Korea Foundation Cultural Centre opened an exhibition called Modern Zimbabwean Art from the private collections of Czech and Dutch ambassadors.
A statement from the National Arts Council of Zimbabwe yesterday said the exhibiton was officially opened on Tuesday by the president of Korean Association of African Studies, Professor Sim Ui-sup.
Also present were the acting president of the Korea Foundation Kim Sung-yup, Ambassadors of the Czech Republic and the Netherlands Jaroslav Olša Jr and Hans Heinsbroek respectively.
“This very special exhibition — the first such wide presentation of modern and contemporary art of Zimbabwe — was curated jointly by two ambassadors, who previously served as their countries’ ambassadors to Zimbabwe,” said the statement.
Czech ambassador Olsa Jr served in Zimbabwe from 2000 to 2006. He was previously a director of the Czech foreign ministry’s African department.
Dutch ambassador Heinsbroek was in the country from 2002 to 2006 and his Africa experience also covered his stay as deputy head of the Dutch embassy in Tanzania in the 1990s.
As a painter himself, he was involved in a cultural life in and around Harare’s Gallery Delta and collected mainly the works by Zimbabwean painters.
During the official opening, an original Czech film on beauties of Zimbabwe and life of its sculptors made by Pavel Cerný was screened.
The statement said the core of the exhibition is made of paintings of all generations of Zimbabwean artistes.
“One can find the works by the first succesful painter of today’s Zimbabwe, Robert Paul, as well as works of the extremely succesful generation of artistes of the 1990s — Luis Meque, George Churu, Stephen Williams or Ishmael Wilfred — who unfortunately died in their late thirties or early forties.”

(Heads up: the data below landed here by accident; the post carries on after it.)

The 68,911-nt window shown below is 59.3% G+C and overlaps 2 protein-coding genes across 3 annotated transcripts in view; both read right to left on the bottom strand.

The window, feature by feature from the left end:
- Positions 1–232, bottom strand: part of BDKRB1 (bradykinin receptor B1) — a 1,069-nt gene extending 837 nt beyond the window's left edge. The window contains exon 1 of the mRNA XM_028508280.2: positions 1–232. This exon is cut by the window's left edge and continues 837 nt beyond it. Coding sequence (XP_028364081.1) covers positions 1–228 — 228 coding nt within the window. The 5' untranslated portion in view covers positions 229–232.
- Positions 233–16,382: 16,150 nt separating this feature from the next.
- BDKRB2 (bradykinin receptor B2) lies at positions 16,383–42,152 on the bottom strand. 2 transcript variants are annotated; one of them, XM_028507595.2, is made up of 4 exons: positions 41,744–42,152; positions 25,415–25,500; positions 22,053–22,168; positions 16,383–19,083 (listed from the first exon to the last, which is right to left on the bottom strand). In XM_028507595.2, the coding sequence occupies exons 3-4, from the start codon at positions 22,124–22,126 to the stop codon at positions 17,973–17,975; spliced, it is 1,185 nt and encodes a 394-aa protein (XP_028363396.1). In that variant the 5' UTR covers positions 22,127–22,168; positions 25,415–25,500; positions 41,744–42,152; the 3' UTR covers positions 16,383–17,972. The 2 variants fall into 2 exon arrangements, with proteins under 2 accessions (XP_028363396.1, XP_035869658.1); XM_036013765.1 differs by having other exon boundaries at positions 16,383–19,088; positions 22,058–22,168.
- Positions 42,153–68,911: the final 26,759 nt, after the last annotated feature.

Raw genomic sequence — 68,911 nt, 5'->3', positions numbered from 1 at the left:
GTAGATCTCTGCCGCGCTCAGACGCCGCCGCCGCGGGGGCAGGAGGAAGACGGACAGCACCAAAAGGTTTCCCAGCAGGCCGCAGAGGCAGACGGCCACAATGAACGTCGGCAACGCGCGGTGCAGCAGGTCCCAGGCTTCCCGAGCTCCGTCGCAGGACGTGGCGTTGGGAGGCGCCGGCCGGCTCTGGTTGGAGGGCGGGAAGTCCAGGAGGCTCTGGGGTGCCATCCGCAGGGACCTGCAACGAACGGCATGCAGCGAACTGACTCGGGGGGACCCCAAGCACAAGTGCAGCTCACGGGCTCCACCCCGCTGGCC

There were also over seven paintings by Helen Lieros of Gallery Delta, whose work has influenced many young artists such as Lovemore Kambudzi, Misheck Masamvu and Admire Kamudzengerere, whose works are also on show in the Korean capital, Seoul.
Works by other painters like David Chinyama, Charles Kamangwana, Barry Lungu, Doreen Sibanda, Thakor Patel, Freddy Tauro, Cosmos Shiridzinomwa, Patrick Makumbe, Anthony Bumhira and Greg Shaw are also exhibited.
Significantly smaller space is devoted to the Zimbabwean ceramists, the works of Frouwke Viewing, Marjorie Wallace and Patrice Delchambre are shown, as well as textiles and paintings by Babette FitzGerald and iron sculptures and drawings of Arthur Azevedo.
Smaller space is designated for Zimbabwean stone sculpture, which is already well-known in South Korea.
At least one catalogue and a book by one of former Korean ambassadors to Zimbabwe on the history of Zimbabwean stone sculpture has been published in Korean, and a few exhibitions took place in South Korea in the past.
Therefore on this exhibition, only a few works — by Paul Gwichiri, Fanizani Akuda, Ephraim Chaurika and Issa Simms — representing different generations and different artistic backgrounds are at display. To give a bit more visibility of a different kind to Zimbabwean sculpture, a special photographic exhibition Face Behind the Art, by Czech photographer Ondrej Homolka is also a part of this exhibition. It shows the portraits of the most famous Zimbabwean sculptors made in their studios or at Tengenenge sculpture colony between 2006 and 2007.
Olsa was active in promoting Zimbabwean sculpture and sculptors and spent significant time among the artistes of famous Tengenenge sculpture colony.
When he went back to his native country he co-organised a couple of exhibitions of Zimbabwean art and also produced three Czech-language books on Zimbabwean sculpture and the first Czech book on the history of Zimbabwe, Zambia and Malawi (2008), which he co-authored with Otakar Hulec.
On the occasion of this exhibition, a bilingual English-Korean book titled Modern Art of Zimbabwe written by Olsa was published by Korea Foundation Cultural Centre.
With more than 100 pages and many photographs, it has the most detailed description of the history of modern Zimbabwean art — sculpture, as well as painting.